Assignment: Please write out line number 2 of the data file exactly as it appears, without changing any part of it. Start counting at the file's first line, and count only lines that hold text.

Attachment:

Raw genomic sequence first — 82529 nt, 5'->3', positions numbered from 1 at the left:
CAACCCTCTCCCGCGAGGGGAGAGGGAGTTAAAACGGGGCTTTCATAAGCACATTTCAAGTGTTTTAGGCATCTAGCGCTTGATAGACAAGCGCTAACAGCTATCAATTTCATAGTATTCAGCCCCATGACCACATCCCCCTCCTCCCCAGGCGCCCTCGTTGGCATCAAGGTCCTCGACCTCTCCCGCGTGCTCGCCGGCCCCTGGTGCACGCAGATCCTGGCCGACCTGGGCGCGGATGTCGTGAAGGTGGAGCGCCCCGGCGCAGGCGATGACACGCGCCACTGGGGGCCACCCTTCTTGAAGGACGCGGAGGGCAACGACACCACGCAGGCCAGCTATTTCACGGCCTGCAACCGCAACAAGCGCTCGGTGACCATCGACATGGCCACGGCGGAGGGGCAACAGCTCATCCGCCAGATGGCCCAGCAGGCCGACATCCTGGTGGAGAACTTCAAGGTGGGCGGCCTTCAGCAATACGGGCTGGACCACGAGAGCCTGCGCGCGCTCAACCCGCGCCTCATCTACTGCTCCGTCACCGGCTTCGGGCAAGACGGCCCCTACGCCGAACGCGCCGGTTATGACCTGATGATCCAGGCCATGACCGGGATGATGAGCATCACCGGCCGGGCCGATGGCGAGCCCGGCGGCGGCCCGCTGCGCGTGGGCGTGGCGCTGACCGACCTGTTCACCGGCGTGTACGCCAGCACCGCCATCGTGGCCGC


CAACCCTCTCCCGCGAGGGGAGAGGGAGTTAAAACGGGGCTTTCATAAGCACATTTCAAGTGTTTTAGGCATCTAGCGCTTGATAGACAAGCGCTAACAGCTATCAATTTCATAGTATTCAGCCCCATGACCACATCCCCCTCCTCCCCAGGCGCCCTCGTTGGCATCAAGGTCCTCGACCTCTCCCGCGTGCTCGCCGGCCCCTGGTGCACGCAGATCCTGGCCGACCTGGGCGCGGATGTCGTGAAGGTGGAGCGCCCCGGCGCAGGCGATGACACGCGCCACTGGGGGCCACCCTTCTTGAAGGACGCGGAGGGCAACGACACCACGCAGGCCAGCTATTTCACGGCCTGCAACCGCAACAAGCGCTCGGTGACCATCGACATGGCCACGGCGGAGGGGCAACAGCTCATCCGCCAGATGGCCCAGCAGGCCGACATCCTGGTGGAGAACTTCAAGGTGGGCGGCCTTCAGCAATACGGGCTGGACCACGAGAGCCTGCGCGCGCTCAACCCGCGCCTCATCTACTGCTCCGTCACCGGCTTCGGGCAAGACGGCCCCTACGCCGAACGCGCCGGTTATGACCTGATGATCCAGGCCATGACCGGGATGATGAGCATCACCGGCCGGGCCGATGGCGAGCCCGGCGGCGGCCCGCTGCGCGTGGGCGTGGCGCTGACCGACCTGTTCACCGGCGTGTACGCCAGCACCGCCATCGTGGCCGC